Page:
‘What Do They Call Me?’ reviewed by Gordon the Optom

by September 10, 2014

‘What Do They Call Me?’ was originally performed by the playwright, Eva Johnson as a one-woman play. Eva belongs to the Malak Malak people and was born at Daly River in the Northern Territory, but as one of the stolen generation she was taken at the age of two to Croker island and then at 10 yrs. to an orphanage in Adelaide. After training as a nurse she went on to attain a degree at Adelaide University. Being multitalented, Eva also won the 1985 Aboriginal Painter of the Year award.

Now at the Blue Room, this classic Indigenous triple monologue from TEEM Productions, is making its West Australian debut.

The 45-minute performances are at 7.00 pm, in the Main Theatre, Blue Room complex, James Street, Northbridge and shows run until Saturday 27th September.

 

The seating is ‘in the round’. Centre stage is a school bench, an office desk and chair.

       Once again, this high-spirited young mother, Connie Brumby (Amy Nyidi Smith) finds herself being booked into the lockup. For little reason, the police broke into her home without a warrant – after all it is a ‘coon’s house’ – looking for her son. Without pulling any punches, Connie tells us a couple of other disturbing and heart-breaking intrusions into her home that have taken place in the past.

 

     Successful businesswoman, ‘Eurasian’ Regina (Alyssa Rose Thompson) is sitting at her desk when she receives a call from her mother. Her Mum has at last gathered the courage to give Regina some information that she should have declared decades earlier. It is a call that causes a great deal of confusion, but gives many solutions to all those unanswered questions.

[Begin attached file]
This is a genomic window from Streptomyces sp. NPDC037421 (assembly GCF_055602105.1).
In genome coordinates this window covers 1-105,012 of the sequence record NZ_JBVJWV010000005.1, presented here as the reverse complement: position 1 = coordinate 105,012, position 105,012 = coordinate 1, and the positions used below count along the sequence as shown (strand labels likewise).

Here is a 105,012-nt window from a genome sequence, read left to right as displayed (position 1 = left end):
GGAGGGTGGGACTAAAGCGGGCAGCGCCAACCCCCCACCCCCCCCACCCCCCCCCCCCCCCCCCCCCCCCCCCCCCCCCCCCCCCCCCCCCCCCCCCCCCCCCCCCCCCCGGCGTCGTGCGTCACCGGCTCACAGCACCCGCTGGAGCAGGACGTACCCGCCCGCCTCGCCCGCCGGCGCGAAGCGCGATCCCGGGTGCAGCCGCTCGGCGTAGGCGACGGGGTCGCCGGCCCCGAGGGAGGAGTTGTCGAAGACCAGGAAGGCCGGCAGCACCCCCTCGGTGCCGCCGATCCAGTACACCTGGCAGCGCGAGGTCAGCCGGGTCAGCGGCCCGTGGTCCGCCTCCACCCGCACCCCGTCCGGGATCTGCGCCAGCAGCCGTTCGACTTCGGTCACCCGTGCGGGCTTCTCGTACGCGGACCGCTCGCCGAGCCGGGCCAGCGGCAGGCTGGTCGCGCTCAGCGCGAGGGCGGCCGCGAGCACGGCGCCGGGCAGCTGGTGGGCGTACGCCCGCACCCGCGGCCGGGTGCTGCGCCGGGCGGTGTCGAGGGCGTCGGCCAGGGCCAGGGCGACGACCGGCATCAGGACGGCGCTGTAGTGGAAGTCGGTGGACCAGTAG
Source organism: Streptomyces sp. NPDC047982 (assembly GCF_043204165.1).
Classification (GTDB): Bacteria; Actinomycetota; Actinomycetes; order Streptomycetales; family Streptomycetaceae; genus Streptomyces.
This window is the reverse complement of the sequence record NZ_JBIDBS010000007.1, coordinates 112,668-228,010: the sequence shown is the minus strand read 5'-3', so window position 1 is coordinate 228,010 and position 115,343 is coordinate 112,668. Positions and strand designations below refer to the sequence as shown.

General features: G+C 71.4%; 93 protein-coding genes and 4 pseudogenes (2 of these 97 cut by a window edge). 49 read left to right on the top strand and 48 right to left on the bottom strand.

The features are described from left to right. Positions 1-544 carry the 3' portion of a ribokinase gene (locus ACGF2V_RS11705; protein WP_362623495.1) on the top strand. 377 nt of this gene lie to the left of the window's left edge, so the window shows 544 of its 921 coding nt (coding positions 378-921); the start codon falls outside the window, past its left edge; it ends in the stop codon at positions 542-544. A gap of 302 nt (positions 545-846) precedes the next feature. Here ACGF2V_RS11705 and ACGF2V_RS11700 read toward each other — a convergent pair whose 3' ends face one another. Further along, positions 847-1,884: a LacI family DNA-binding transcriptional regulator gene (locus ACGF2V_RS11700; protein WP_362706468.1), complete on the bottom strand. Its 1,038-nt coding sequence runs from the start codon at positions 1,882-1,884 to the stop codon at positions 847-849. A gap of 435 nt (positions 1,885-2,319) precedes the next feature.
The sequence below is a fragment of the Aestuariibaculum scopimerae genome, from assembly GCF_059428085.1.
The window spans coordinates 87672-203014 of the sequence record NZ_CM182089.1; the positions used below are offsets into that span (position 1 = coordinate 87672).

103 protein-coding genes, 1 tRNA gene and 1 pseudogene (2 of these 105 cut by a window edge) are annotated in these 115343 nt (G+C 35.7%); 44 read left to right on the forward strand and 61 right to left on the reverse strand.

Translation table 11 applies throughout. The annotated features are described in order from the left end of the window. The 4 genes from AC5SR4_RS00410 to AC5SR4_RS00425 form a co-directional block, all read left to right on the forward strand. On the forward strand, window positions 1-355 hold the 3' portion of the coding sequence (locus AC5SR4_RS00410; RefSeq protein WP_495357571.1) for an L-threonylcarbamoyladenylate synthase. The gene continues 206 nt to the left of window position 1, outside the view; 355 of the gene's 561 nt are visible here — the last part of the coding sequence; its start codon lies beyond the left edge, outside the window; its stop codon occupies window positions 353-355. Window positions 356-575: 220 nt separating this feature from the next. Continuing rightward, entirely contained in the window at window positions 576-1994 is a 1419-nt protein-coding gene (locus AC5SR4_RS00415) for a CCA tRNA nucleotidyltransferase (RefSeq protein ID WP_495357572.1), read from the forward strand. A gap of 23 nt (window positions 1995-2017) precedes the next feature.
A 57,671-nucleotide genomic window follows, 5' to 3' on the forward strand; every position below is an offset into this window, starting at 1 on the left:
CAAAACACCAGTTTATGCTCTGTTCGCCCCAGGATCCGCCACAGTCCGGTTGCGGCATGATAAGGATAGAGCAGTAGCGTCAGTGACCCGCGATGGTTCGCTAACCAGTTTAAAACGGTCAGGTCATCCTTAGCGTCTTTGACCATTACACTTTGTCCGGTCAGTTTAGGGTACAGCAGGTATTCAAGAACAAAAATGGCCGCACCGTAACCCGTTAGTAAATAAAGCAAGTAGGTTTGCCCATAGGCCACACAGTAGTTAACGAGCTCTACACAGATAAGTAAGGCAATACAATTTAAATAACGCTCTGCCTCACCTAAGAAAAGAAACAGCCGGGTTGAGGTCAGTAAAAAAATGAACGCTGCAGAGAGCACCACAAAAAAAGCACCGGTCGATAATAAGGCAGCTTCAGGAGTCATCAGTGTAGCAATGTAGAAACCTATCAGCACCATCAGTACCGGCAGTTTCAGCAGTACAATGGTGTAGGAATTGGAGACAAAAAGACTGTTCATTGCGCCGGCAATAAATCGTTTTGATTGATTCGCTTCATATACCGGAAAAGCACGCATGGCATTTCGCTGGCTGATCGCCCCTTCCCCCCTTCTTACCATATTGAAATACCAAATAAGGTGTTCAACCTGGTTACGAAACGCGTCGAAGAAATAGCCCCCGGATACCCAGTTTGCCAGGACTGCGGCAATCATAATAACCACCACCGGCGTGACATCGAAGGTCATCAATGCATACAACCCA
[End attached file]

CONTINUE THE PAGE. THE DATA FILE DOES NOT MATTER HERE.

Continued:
Young Alison (Ebony McGuire), a lesbian activist and fighter for many causes, has been given a classic Aboriginal book for her birthday by a friend. It starts to dawn on her that her partner still sees her as a ‘coconut’ and not simply as classless, race-less, simple human being. Naturally, Alison tries to sort things out in her own mind.

 

Independent producer and director, Eva Grace Mullaley, is an Artistic Associate at the Yirra Yaakin Theatre Company and a lecturer and mentor at WAAPA. Not surprisingly, she has taken these three monologues and with an extremely talented WAAPA cast, giving very clear but different approaches, their stories unwind.

Amy gave a very powerful and angry performance. Alyssa was most convincing as the normally assured and sheltered woman who could see her security collapsing beneath her. Ebony captured the complexity of a girl with so many social ‘differences’, trying to come to an understanding with herself.

The lighting design was by Tegan Evans. She had simple spot lit areas, picking out the character under examination, but there were foot prints projected on the floor and walls suggesting the girls’ journeys from their source. The sound design was by Wayne Freer and the striking audio visual, showing a family member being hunted down was by Shakara Walley.

Three very different tales, written some years ago, but all with their own strong punchlines still most relevant today. Very well acted and directed.